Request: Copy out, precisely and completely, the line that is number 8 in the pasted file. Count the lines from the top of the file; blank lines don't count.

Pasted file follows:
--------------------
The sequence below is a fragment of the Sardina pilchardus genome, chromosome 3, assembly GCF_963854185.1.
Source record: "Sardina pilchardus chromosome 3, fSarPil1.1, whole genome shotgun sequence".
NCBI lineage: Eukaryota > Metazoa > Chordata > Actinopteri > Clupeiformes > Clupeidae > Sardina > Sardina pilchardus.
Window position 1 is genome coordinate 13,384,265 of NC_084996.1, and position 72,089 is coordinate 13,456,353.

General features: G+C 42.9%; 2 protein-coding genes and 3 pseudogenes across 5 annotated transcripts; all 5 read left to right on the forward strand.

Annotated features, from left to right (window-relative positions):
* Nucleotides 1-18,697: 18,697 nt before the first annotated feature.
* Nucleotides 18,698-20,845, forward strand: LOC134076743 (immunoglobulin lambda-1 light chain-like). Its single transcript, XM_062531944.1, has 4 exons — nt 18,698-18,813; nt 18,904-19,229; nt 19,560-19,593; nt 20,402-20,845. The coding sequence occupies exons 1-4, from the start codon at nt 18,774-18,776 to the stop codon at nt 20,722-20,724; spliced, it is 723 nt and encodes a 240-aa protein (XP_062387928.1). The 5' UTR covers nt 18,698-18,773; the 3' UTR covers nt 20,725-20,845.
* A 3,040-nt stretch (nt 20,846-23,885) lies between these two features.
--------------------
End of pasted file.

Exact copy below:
* Nucleotides 18,698-20,845, forward strand: LOC134076743 (immunoglobulin lambda-1 light chain-like). Its single transcript, XM_062531944.1, has 4 exons — nt 18,698-18,813; nt 18,904-19,229; nt 19,560-19,593; nt 20,402-20,845. The coding sequence occupies exons 1-4, from the start codon at nt 18,774-18,776 to the stop codon at nt 20,722-20,724; spliced, it is 723 nt and encodes a 240-aa protein (XP_062387928.1). The 5' UTR covers nt 18,698-18,773; the 3' UTR covers nt 20,725-20,845.